Virginia is a beautiful state. It has gorgeous mountains, beautiful beaches, history galore, college towns, etc. It also has some of the best-run state parks in the country. We spent the last few days at Claytor Lake State Park in Dublin, Virginia. The campsites are beautiful, level and clean. The staff has been constantly on the move, adding gravel when a puddle occurred near our site, blowing the pine needles away, and always patrolling. There are many hiking and biking trails here which are some of the best maintained and marked trails we’ve ever seen. The town of Blacksburg, a college town that’s home to Virginia Tech, is less than 30 minutes away, as is the Blue Ridge Parkway. If we had known we’d like this camp so much we would have booked more time here. Maybe someday we’ll be camp hosts here!
While traveling through the state, we were so fortunate to be able to visit with my daughter Laura and her boyfriend, Jim, who lives in Virginia. Jim is a historian who has worked at Gettysburg, Civil War Trust, and has contributed to Civil War Digital Digest. He took us to Cedar Creek Battlefield National Historic Park and we walked one of the battlefields while Jim narrated the events that took place. Before leaving Connecticut, Bob and I had watched the PBS/Ken Burns series “The Civil War,” and Cedar Creek figured prominently in one of the episodes. Click here to see a short video that Jim shot while we were at Cedar Creek: https://www.facebook.com/TaubWW1/videos/869423456927274/
“In the early morning hours of October 19, 1864 Confederate Lieutenant General Jubal Early launched a surprise attack on Union forces along Cedar Creek south of Middletown, Virginia. The Federal Army of the Shenandoah was under the command of Major General Philip Sheridan, who had been given orders to rid the Valley of any remaining Confederate forces. It would be the zenith of the 1864 campaign in the Valley, and the outcome of the battle would have far-reaching consequences for both sides…” (Read more at: https://www.ccbf.us/?page_id=8 ) The Union army, which entered the battle with 31,610 men, suffered 5,764 casualties, 569 of whom were killed. The Confederate army, which consisted of 14,091 men at the battle’s outset, suffered approximately 3,060 casualties, 1,860 of whom were reported killed. It was the second bloodiest battle of the Shenandoah valley (the worst being the third battle of Winchester). Walking along the rolling hills of the battlefield it’s hard not to imagine how much blood from husbands and sons of both northern and southern wives and mothers soaked into the dirt. It felt like very hallowed ground.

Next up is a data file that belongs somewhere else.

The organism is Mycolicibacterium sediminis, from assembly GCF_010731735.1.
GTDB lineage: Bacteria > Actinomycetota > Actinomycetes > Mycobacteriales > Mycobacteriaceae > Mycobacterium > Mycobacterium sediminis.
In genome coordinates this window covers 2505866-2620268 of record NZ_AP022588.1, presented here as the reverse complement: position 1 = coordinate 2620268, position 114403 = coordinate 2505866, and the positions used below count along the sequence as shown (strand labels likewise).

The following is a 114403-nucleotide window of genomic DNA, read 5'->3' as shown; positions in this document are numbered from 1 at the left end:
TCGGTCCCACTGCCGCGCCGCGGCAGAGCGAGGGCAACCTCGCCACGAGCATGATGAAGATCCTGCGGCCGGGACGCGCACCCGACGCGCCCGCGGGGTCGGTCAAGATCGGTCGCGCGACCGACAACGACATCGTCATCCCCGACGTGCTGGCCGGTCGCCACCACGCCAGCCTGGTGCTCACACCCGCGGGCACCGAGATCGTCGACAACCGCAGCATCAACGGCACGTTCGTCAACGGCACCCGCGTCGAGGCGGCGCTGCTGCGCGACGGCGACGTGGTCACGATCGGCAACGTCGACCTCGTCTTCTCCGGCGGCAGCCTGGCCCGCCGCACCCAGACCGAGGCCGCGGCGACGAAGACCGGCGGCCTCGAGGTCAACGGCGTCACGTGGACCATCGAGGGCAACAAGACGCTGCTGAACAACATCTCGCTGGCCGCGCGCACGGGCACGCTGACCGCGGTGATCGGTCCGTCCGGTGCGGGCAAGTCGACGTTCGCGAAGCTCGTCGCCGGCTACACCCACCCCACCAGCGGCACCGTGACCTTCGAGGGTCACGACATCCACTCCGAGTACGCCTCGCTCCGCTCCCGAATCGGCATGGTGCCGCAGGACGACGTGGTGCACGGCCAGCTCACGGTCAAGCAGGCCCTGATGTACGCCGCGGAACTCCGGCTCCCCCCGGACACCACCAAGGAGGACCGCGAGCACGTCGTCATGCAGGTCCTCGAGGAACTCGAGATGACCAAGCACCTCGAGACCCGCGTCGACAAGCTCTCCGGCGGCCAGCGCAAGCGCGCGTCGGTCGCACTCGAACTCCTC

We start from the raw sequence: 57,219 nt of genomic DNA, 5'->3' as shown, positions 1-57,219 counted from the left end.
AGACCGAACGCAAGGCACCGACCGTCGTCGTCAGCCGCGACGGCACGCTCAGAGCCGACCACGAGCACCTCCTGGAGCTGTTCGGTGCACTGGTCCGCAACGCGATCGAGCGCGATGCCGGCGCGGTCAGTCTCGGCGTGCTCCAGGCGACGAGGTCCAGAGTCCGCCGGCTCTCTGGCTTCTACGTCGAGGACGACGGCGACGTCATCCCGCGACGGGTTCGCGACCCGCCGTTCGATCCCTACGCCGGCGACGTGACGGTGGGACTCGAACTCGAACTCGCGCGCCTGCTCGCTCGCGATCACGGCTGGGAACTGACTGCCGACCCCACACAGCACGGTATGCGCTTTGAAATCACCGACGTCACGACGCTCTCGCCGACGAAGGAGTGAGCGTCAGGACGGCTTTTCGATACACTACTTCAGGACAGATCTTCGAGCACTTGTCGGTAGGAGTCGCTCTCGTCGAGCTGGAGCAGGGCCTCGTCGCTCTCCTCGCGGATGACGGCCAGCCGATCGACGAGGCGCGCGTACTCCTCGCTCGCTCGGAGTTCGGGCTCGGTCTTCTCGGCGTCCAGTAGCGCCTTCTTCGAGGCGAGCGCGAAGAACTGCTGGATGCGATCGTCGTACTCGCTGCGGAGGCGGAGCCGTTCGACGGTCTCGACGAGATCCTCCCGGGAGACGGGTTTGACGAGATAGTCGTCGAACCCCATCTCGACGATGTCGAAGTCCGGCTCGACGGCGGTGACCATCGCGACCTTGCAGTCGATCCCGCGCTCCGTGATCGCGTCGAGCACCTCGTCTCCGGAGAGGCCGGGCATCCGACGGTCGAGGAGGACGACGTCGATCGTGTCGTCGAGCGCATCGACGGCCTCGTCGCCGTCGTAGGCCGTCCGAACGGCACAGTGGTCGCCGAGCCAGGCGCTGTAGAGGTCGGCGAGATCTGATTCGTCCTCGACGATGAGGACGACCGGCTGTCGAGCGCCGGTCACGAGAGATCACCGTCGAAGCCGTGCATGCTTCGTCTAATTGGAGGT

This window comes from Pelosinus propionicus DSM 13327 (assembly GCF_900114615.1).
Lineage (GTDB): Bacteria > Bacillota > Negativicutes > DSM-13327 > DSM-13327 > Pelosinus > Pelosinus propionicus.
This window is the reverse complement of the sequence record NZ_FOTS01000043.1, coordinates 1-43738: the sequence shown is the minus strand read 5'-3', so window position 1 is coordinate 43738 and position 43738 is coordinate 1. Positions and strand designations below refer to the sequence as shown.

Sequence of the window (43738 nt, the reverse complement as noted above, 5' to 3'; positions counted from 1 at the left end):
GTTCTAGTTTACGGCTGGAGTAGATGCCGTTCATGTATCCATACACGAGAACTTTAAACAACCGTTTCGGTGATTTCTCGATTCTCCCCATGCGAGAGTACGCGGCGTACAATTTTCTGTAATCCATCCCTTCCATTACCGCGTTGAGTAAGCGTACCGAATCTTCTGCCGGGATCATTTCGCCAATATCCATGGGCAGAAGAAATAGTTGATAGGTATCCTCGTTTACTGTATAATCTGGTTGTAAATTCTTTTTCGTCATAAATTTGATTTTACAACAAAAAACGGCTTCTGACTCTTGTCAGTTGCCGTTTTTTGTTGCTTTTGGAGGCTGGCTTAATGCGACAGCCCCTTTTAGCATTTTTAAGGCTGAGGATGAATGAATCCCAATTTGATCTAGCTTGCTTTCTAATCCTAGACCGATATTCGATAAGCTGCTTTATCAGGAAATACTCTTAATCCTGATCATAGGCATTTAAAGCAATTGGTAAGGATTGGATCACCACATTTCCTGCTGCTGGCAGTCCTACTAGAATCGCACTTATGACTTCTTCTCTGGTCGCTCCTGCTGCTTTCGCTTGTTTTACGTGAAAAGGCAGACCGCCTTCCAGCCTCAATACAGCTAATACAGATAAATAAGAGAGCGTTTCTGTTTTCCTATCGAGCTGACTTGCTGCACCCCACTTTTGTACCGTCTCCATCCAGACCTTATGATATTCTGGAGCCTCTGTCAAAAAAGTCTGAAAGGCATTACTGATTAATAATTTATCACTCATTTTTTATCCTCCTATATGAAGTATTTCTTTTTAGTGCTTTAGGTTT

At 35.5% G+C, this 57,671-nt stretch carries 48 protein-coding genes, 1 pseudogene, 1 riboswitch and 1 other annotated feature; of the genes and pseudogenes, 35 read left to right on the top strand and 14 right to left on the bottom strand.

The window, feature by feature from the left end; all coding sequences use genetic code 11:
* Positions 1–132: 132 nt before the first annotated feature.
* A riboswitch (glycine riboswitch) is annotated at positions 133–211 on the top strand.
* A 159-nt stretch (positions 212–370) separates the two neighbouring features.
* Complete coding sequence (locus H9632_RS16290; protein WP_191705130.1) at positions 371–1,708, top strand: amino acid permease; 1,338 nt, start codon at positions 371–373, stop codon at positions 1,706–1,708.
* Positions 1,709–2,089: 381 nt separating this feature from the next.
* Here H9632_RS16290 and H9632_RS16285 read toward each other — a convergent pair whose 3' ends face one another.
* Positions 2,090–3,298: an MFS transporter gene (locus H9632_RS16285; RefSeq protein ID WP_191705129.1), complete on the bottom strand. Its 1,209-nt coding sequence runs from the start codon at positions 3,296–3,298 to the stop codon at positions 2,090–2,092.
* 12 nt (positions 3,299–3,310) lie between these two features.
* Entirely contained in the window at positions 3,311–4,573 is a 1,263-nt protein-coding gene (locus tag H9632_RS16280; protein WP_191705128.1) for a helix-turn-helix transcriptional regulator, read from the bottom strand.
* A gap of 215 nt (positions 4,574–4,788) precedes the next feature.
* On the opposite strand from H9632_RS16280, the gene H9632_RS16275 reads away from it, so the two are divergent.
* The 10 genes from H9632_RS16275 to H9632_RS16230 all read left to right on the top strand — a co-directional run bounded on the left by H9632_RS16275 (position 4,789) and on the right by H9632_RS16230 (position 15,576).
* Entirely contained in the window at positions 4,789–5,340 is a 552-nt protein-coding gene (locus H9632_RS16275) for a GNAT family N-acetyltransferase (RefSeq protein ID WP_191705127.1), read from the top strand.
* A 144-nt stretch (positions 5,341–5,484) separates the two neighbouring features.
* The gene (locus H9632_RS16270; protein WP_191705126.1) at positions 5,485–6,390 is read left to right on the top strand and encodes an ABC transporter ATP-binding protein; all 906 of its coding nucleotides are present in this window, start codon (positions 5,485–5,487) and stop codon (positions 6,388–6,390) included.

We also drove to Appomattox Courthouse and walked the trails around the historic town. We learned that, despite one of the most famous battles being fought there on April 9, 1865 and the subsequent surrender of the Army of Northern Virginia, the town was unable to recover and was abandoned a few years later. The McLean house, where General Lee surrendered, was torn down and tourists took pieces as souvenirs before the government took what remained to Washington, D.C. (Original plans were for the house to be reconstructed in D.C., but that never occurred and the house was eventually rebuilt on its original spot.) In 1892, the Appomattox court house burned down; it, the McLean home and a few other buildings were reconstructed in the 1960’s and the property became a National Park.
The Civil War was the deadliest war that the USA has ever experienced. A total of 618,222 lives were lost, more than 200,000 to battle and an additional 400,000+ to disease and accidents.
While in Virginia, we did a day trip along Skyline Drive. A lot of my friends prefer the ocean, but I’m a mountain lover and the scenery from the mountain ridge did not disappoint. I could sit on a porch rocker and feel at peace with mountain views forever!
We also visited the Natural Bridge, a huge stone arch that was carved over millions of years by the river that runs through it. There is a legend that George Washington came to the natural bridge in as a young surveyor. To support the claim, park staff point out the initials “G.W.” on the wall of the bridge, 23 feet up, that were supposedly carved by the future president. Legend also has it that George Washington threw a rock from the bottom of the gorge, up and over the bridge. In 1927, a large stone was found, also engraved “G.W.” with a surveyor’s cross, which historians accepted as proof that he indeed surveyed the bridge.
Thomas Jefferson purchased 157 acres of land including the Natural Bridge from King George III of England for 20 shillings in 1774. He called it “the most Sublime of nature’s works.”
Tomorrow we pack up and continue south to Tennessee.
2 thoughts on “Virginia is for history lovers, nature lovers, all kinds of lovers!”
Beautiful pictures Louise. Are you using your new camera?
LOL, Bet. No! I keep forgetting to charge it! They’ve all been with my phone.